A General Guide on Sentiment Index & Things Gone Wrong (TGW)

Published on — Written by Wonderflow

Sentiment Index things gone wrong tgw

In this article, Wonderflow’s Business Intelligence analysts explain two unique and important KPIs: Sentiment Index and Things Gone Wrong (TGW). Without these metrics, our clients and users would not be able to truly understand their customers. Even for non-users, having a general understanding of the impact of the Sentiment Index and TWG may enable you to recognize the potential of Wonderflow’s powerful reviews analytics.


Customer reviews are an incredible source of information for any company, as they provide a significant amount of information both on a quantitative and qualitative level. Thanks to the Star Rating, a company knows how much customers rate their products, and thanks to their Reviews, they can understand what customers like and dislike about their products. 

At Wonderflow, as experts in Ratings and Reviews analysis, we have developed some metrics to help companies gain more insights on the performance of their products based on customer reviews: the Sentiment Index and the Things Gone Wrong (TGW). But while Star Rating is a well-known and understood metric, some things still need to be clarified about what these metrics mean and how to use them. 

Therefore, this article sheds some light on their definition and uses and sets some benchmarks on what should be considered a “good performance” across different industries.

What are Wonderflow’s Sentiment Index and Things Gone Wrong (TGW)?

The first thing to consider about reviews to understand these KPIs is that each review can talk about multiple positive and negative aspects. Let’s look, for example, at this review about a smartwatch:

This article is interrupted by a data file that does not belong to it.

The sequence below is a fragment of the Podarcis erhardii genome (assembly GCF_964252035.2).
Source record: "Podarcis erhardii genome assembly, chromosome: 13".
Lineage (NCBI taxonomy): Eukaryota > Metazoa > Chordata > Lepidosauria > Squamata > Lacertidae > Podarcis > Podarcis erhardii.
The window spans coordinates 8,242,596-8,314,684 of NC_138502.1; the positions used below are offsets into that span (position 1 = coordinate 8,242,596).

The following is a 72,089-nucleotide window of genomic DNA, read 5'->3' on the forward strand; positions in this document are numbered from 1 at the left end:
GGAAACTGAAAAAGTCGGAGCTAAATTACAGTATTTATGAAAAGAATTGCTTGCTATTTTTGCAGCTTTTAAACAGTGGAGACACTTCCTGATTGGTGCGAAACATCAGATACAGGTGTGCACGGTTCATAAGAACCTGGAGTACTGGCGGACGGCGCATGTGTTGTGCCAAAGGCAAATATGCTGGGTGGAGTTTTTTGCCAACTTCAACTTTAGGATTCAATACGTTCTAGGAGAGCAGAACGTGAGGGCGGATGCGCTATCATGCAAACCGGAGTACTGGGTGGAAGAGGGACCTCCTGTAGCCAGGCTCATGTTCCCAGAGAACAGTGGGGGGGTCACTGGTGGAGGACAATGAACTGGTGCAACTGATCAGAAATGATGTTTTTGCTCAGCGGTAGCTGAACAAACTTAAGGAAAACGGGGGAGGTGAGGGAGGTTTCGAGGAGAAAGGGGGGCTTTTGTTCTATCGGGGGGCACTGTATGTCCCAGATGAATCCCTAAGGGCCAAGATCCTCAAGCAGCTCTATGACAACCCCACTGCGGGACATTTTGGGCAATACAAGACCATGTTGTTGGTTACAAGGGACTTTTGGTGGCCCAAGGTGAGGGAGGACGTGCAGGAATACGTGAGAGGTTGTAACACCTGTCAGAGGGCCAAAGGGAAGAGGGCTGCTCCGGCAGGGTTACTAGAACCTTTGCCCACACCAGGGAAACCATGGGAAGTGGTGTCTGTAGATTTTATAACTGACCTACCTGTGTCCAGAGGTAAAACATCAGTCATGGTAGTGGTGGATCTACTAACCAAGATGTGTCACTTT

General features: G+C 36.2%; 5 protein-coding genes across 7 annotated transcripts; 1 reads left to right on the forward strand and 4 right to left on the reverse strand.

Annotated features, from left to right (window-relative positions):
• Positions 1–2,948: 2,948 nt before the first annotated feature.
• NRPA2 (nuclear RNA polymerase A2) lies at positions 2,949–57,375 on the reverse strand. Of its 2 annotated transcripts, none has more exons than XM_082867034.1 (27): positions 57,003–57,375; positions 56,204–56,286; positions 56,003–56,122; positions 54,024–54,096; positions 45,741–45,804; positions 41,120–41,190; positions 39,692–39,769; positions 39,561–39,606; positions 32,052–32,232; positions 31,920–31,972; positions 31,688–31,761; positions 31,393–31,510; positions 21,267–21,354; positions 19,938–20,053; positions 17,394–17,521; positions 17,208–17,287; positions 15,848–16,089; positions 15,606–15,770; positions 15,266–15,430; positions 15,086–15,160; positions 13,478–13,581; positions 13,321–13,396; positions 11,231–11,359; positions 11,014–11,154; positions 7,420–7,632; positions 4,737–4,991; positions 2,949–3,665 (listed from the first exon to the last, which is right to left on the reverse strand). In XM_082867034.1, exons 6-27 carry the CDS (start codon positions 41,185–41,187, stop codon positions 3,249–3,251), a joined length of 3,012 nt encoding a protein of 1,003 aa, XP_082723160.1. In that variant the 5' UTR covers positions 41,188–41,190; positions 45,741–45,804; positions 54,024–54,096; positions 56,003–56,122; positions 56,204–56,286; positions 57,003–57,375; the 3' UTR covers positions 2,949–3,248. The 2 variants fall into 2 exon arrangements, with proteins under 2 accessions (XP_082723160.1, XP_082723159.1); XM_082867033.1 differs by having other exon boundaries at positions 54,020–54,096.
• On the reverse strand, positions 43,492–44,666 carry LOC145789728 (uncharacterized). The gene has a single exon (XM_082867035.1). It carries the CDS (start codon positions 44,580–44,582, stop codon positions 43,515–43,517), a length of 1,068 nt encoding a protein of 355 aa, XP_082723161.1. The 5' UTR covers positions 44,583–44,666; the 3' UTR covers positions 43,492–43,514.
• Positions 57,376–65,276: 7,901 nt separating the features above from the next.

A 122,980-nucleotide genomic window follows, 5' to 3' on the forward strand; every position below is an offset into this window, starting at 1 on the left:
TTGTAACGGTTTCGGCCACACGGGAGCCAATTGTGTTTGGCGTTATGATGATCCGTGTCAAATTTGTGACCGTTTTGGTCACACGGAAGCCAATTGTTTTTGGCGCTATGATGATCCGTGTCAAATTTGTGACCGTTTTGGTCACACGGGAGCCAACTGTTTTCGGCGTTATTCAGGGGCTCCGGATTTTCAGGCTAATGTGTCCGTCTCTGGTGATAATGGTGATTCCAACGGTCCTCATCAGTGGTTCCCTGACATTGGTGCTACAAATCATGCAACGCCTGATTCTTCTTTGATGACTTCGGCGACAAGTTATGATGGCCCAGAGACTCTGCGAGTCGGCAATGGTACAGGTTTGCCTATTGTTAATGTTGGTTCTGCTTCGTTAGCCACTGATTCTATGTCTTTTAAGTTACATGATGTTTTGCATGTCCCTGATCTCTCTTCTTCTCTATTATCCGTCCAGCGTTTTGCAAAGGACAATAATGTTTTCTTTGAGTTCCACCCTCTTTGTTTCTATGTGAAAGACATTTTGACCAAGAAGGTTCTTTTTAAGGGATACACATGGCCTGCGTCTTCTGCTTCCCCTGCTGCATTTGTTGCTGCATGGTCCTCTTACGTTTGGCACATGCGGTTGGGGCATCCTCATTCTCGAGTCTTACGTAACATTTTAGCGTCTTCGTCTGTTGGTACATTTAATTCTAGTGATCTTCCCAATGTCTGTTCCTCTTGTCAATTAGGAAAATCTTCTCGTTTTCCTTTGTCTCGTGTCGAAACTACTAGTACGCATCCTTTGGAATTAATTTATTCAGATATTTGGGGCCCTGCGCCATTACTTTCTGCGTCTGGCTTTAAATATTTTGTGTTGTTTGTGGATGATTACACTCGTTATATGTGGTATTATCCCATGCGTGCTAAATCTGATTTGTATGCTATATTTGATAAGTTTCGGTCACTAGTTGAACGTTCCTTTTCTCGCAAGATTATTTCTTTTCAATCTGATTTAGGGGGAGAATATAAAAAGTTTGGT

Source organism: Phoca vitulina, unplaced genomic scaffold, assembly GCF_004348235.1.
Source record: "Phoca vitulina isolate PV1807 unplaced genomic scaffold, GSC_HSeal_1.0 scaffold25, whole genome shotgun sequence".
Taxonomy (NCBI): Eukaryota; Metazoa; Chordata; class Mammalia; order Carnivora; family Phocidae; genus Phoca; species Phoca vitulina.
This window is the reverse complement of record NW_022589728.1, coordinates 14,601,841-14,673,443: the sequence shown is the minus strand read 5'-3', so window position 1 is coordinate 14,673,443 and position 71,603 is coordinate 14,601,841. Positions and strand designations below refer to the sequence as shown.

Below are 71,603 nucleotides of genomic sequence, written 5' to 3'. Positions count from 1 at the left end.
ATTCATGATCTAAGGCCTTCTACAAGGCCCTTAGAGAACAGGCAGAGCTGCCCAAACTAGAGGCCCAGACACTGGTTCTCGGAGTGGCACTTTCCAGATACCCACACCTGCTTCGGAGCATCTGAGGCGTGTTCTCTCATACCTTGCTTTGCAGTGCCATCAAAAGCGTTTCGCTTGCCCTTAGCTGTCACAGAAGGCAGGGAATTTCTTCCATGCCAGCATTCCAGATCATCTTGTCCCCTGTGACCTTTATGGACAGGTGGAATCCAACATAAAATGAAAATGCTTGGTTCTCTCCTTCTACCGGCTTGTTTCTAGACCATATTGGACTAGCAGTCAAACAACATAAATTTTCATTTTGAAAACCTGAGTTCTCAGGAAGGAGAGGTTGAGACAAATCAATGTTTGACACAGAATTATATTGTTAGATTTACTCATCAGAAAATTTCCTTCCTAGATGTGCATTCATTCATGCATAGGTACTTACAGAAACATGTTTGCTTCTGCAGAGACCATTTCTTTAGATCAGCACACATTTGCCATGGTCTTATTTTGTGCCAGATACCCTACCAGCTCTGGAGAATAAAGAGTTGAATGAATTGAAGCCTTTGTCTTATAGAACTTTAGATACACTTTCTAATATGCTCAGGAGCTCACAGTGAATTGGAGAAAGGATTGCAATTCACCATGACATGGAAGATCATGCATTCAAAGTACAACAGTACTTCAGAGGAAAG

Sentiment index things gone wrong tgw

Example of a real customer review collected by Wonderflow and sourced from Amazon 

The Sentiment Index provides a ratio between the amount of positive and negative comments. It goes from -1 to 1, and it plots the difference between the total positive and negative comments normalized in the interval . The Sentiment Index gives a reference to understand if a product or brand receives overall more positive or negative comments across all the reviews and topics. The higher the value, i.e., the closer to 1, the better. 

The Sentiment Index, together with the TGW, is a more qualitative metric to measure the health of your product or brand beyond just quantitative KPIs such as the Number of Reviews and Average Rating. It is a metric independent of the customers’ evaluation, and it’s based instead on what they say, providing actionable insights on what to improve in case you want to increase the performance of a product/ brand.

The TGW, on the other hand, doesn’t consider the positive mentions like Sentiment Index, but it looks only at how many negative mentions there are out of the existing reviews. It is the average number of complaints across all reviews. The TGW answers the question: How much are my customers complaining on average? The higher the number, the worse.

The main difference between the two metrics is that the Sentiment Index considers both the positive and negative comments and provides a reference to understand if people are expressing overall more positive or negative comments. Still, it doesn’t tell, on average, the number of topics they talk about. For example, suppose the Sentiment Index is 0. In that case, customers express as many positive as negative comments. Still, it would be important to understand if they mention only one positive and one negative aspect or instead 3 aspects for each sentiment. That’s what the TGW does, specifically for the negative sentiment; it tells, on average, the number or amount of topics that customers complain about. 

When can I consider my product a high performer within its category?